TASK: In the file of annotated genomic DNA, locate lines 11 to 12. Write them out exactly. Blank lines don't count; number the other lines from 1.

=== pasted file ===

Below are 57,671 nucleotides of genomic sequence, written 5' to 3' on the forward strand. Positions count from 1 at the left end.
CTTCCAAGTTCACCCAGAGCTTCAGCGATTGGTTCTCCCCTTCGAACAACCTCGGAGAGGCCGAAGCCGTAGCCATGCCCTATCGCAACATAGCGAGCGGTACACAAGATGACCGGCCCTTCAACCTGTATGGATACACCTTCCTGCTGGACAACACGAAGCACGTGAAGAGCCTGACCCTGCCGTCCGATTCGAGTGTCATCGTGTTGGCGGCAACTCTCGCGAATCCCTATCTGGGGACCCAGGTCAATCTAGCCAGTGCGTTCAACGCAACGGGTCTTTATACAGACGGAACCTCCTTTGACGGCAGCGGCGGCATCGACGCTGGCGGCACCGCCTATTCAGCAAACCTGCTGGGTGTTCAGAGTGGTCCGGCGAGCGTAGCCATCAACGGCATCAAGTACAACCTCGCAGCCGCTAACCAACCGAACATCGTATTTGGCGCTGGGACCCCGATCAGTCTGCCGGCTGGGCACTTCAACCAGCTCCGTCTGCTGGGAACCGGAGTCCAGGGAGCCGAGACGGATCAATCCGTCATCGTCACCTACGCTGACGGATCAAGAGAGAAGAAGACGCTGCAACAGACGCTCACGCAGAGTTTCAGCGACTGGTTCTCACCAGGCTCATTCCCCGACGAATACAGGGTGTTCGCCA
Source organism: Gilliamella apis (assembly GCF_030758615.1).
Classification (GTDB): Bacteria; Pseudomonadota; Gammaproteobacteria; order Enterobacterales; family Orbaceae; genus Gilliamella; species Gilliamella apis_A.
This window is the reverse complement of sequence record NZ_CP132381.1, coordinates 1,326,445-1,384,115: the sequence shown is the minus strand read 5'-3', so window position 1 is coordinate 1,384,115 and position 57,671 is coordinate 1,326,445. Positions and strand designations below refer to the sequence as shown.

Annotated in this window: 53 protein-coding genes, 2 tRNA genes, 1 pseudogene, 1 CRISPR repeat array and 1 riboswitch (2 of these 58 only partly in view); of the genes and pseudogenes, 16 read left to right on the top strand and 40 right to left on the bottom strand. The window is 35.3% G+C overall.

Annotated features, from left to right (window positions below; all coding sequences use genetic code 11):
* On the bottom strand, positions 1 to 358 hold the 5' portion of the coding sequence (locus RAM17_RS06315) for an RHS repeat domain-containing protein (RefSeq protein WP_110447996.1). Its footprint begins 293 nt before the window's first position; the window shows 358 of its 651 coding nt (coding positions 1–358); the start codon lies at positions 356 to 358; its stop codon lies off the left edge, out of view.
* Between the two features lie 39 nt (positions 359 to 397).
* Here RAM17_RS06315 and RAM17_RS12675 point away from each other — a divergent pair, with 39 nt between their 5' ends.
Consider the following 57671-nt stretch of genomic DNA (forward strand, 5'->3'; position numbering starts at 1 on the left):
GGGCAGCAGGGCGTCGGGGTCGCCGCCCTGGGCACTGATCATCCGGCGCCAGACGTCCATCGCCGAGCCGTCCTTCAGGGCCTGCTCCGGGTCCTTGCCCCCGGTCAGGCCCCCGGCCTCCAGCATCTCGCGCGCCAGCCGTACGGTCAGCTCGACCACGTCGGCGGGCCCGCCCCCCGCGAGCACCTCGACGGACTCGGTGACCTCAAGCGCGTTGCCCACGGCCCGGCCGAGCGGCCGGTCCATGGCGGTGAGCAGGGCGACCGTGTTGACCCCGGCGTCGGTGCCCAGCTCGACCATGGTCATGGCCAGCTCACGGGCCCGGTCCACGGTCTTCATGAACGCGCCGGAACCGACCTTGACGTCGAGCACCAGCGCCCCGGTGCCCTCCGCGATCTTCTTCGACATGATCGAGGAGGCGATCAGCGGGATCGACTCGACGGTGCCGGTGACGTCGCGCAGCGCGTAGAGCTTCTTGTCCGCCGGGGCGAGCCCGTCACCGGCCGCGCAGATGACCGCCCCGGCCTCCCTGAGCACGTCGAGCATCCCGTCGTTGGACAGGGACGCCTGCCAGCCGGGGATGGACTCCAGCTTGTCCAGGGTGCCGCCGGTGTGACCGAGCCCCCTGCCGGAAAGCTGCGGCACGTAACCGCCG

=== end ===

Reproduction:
Consider the following 57671-nt stretch of genomic DNA (forward strand, 5'->3'; position numbering starts at 1 on the left):
GGGCAGCAGGGCGTCGGGGTCGCCGCCCTGGGCACTGATCATCCGGCGCCAGACGTCCATCGCCGAGCCGTCCTTCAGGGCCTGCTCCGGGTCCTTGCCCCCGGTCAGGCCCCCGGCCTCCAGCATCTCGCGCGCCAGCCGTACGGTCAGCTCGACCACGTCGGCGGGCCCGCCCCCCGCGAGCACCTCGACGGACTCGGTGACCTCAAGCGCGTTGCCCACGGCCCGGCCGAGCGGCCGGTCCATGGCGGTGAGCAGGGCGACCGTGTTGACCCCGGCGTCGGTGCCCAGCTCGACCATGGTCATGGCCAGCTCACGGGCCCGGTCCACGGTCTTCATGAACGCGCCGGAACCGACCTTGACGTCGAGCACCAGCGCCCCGGTGCCCTCCGCGATCTTCTTCGACATGATCGAGGAGGCGATCAGCGGGATCGACTCGACGGTGCCGGTGACGTCGCGCAGCGCGTAGAGCTTCTTGTCCGCCGGGGCGAGCCCGTCACCGGCCGCGCAGATGACCGCCCCGGCCTCCCTGAGCACGTCGAGCATCCCGTCGTTGGACAGGGACGCCTGCCAGCCGGGGATGGACTCCAGCTTGTCCAGGGTGCCGCCGGTGTGACCGAGCCCCCTGCCGGAAAGCTGCGGCACGTAACCGCCG